DEFINING THE GENETIC DIVERSITY AND STRUCTURE OF THE SOYBEAN GENOME AND APPLICATIONS TO GENE DISCOVERY IN SOYBEAN AND WHEAT GERMPLASM
Location: Soybean Genomics and Improvement
Project Number: 1245-21000-263-00
Start Date: May 14, 2008
End Date: May 13, 2013
The three objectives of the research are firstly, to define linkage disequilibrium and recombination rates across the soybean genome to facilitate efficient discovery of quantitative trait loci (QTL) through Association Analysis and efficient introgression of exotic germplasm, secondly, to define genome regions in cultivated soybean that are associated with domestication for the discovery of genetic variation lost through the domestication bottleneck that can be used to improve soybean and thirdly, to discover QTL and genes controlling biotic and abiotic stress resistance and quality traits in soybean and wheat, and develop DNA markers that define haplotype variation across these and previously identified regions.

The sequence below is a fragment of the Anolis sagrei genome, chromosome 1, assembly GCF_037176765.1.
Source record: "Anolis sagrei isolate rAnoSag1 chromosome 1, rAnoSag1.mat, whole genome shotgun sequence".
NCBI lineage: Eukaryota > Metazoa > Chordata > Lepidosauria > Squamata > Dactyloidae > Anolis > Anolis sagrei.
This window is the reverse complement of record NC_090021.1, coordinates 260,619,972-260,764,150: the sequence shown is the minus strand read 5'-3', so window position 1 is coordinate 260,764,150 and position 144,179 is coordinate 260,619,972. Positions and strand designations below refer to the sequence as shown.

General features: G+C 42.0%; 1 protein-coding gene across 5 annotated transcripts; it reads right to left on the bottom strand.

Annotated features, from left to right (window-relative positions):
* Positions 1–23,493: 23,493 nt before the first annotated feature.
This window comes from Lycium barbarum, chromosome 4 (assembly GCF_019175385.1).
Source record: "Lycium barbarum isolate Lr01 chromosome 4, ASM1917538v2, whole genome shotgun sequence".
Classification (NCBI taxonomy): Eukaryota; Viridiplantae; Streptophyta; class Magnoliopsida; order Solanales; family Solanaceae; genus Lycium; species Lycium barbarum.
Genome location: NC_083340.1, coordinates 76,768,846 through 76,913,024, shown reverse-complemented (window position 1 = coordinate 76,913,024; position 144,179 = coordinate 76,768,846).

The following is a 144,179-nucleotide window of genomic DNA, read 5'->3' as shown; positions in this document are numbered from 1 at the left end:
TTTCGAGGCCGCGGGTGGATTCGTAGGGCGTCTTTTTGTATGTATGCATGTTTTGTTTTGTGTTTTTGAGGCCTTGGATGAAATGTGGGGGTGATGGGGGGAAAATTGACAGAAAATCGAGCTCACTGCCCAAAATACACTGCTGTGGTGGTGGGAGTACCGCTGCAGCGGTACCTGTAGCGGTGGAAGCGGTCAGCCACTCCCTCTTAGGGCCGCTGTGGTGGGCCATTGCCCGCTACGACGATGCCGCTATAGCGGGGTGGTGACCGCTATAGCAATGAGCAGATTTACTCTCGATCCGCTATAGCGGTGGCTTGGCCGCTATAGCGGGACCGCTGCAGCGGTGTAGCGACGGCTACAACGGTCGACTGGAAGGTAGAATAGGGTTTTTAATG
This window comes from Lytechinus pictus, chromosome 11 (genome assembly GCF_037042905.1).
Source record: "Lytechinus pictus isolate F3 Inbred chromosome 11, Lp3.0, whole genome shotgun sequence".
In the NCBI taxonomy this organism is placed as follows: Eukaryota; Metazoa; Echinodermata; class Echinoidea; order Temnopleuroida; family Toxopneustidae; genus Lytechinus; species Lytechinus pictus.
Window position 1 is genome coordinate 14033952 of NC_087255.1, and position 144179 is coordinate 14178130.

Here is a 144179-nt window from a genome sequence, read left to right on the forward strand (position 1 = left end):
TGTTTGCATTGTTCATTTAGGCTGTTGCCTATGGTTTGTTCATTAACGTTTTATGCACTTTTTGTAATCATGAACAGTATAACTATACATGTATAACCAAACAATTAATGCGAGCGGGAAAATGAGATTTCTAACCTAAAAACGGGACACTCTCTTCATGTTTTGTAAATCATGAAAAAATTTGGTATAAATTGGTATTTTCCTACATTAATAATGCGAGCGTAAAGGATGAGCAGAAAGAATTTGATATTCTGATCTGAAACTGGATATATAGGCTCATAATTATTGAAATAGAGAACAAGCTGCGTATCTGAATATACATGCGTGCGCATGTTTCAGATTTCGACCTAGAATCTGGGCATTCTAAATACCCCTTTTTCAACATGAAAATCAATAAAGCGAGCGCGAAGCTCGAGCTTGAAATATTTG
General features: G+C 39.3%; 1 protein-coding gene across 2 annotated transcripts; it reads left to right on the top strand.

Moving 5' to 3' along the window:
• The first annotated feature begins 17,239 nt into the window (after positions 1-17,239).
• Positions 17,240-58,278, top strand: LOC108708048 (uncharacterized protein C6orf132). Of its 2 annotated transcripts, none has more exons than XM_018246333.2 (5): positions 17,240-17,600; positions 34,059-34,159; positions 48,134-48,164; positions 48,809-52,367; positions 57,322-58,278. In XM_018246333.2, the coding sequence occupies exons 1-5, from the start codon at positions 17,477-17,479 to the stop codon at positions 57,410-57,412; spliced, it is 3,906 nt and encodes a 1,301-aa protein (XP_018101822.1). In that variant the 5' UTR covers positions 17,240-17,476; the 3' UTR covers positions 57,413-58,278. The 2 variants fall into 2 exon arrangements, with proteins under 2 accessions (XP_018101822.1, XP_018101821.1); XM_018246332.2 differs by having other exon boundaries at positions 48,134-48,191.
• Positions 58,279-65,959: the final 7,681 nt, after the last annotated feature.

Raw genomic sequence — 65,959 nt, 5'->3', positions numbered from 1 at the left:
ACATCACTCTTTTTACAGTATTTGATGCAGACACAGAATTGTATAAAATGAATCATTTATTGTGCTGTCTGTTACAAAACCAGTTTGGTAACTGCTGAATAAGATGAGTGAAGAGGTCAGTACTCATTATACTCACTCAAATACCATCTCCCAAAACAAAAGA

Single nucleotide polymorphism (SNP) DNA markers will be discovered using high throughput genome sequence analysis in combination with the newly developed whole genome soybean sequence from the Department of Energy, Joint Genome Institute. A set of 50,000 SNPs, selected from across the genome, will be identified and genetically mapped in cultivated soybean as well as in a newly created cultivated x wild soybean population. The same SNPs will be used to characterize 16,795 soybean landraces as well as a set of 96 elite soybean cultivars and 1,116 wild soybean genotypes. This will allow an assessment of linkage disequilibrium and population structure across the genomes of the landraces, elite cultivars and wild soybeans. Association Analysis will be assessed as a new approach to detect genes/QTL underlying the important trait of seed protein concentration. The high resolution genetic maps in both cultivated x cultivated and cultivated x wild soybean populations combined with QTL analysis of traits related to soybean domestication will facilitate the identification of regions in cultivated soybean which, in comparison to wild soybean, have little or no genetic variation as a result of “selective sweeps” that occurred during soybean domestication. A universal set of 1536 soybean SNPs with high rates of polymorphism and even distribution across the genome will be developed and used to discover QTL underlying a number of disease resistance and quality traits in soybean. In addition, DNA marker development in hexaploid wheat will be continued and these markers and other SSR markers previously developed in our laboratory will be used in QTL analysis for a number of important traits in hexaploid wheat.